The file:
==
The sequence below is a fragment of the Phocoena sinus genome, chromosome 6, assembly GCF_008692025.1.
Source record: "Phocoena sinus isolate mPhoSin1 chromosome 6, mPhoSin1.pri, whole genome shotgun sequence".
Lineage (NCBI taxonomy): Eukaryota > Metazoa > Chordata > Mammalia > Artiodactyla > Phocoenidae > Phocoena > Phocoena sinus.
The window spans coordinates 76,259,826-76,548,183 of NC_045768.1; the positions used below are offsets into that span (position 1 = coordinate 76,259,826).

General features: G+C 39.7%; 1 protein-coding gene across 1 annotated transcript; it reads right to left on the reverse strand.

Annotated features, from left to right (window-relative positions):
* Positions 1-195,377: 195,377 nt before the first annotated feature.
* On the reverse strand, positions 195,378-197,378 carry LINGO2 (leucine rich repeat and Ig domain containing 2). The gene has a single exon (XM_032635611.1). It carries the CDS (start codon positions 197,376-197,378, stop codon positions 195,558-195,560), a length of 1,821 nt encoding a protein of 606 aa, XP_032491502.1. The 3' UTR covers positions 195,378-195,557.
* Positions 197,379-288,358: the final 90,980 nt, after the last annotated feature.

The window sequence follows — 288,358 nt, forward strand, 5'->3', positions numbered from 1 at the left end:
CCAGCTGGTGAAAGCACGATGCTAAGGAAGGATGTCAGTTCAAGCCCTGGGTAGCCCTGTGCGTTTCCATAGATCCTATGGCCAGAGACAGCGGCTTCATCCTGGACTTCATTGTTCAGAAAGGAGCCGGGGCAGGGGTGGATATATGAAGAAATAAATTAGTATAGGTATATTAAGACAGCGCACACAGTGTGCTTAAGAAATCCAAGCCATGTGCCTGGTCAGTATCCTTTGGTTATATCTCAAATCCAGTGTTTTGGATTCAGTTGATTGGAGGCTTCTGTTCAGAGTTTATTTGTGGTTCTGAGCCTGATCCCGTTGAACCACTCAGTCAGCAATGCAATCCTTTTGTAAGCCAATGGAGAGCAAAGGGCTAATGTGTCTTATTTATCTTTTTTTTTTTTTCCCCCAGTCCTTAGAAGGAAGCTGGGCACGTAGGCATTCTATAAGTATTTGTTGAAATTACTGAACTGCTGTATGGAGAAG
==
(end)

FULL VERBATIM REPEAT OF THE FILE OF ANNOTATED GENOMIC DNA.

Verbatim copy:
The sequence below is a fragment of the Phocoena sinus genome, chromosome 6, assembly GCF_008692025.1.
Source record: "Phocoena sinus isolate mPhoSin1 chromosome 6, mPhoSin1.pri, whole genome shotgun sequence".
Lineage (NCBI taxonomy): Eukaryota > Metazoa > Chordata > Mammalia > Artiodactyla > Phocoenidae > Phocoena > Phocoena sinus.
The window spans coordinates 76,259,826-76,548,183 of NC_045768.1; the positions used below are offsets into that span (position 1 = coordinate 76,259,826).

General features: G+C 39.7%; 1 protein-coding gene across 1 annotated transcript; it reads right to left on the reverse strand.

Annotated features, from left to right (window-relative positions):
* Positions 1-195,377: 195,377 nt before the first annotated feature.
* On the reverse strand, positions 195,378-197,378 carry LINGO2 (leucine rich repeat and Ig domain containing 2). The gene has a single exon (XM_032635611.1). It carries the CDS (start codon positions 197,376-197,378, stop codon positions 195,558-195,560), a length of 1,821 nt encoding a protein of 606 aa, XP_032491502.1. The 3' UTR covers positions 195,378-195,557.
* Positions 197,379-288,358: the final 90,980 nt, after the last annotated feature.

The window sequence follows — 288,358 nt, forward strand, 5'->3', positions numbered from 1 at the left end:
CCAGCTGGTGAAAGCACGATGCTAAGGAAGGATGTCAGTTCAAGCCCTGGGTAGCCCTGTGCGTTTCCATAGATCCTATGGCCAGAGACAGCGGCTTCATCCTGGACTTCATTGTTCAGAAAGGAGCCGGGGCAGGGGTGGATATATGAAGAAATAAATTAGTATAGGTATATTAAGACAGCGCACACAGTGTGCTTAAGAAATCCAAGCCATGTGCCTGGTCAGTATCCTTTGGTTATATCTCAAATCCAGTGTTTTGGATTCAGTTGATTGGAGGCTTCTGTTCAGAGTTTATTTGTGGTTCTGAGCCTGATCCCGTTGAACCACTCAGTCAGCAATGCAATCCTTTTGTAAGCCAATGGAGAGCAAAGGGCTAATGTGTCTTATTTATCTTTTTTTTTTTTTCCCCCAGTCCTTAGAAGGAAGCTGGGCACGTAGGCATTCTATAAGTATTTGTTGAAATTACTGAACTGCTGTATGGAGAAG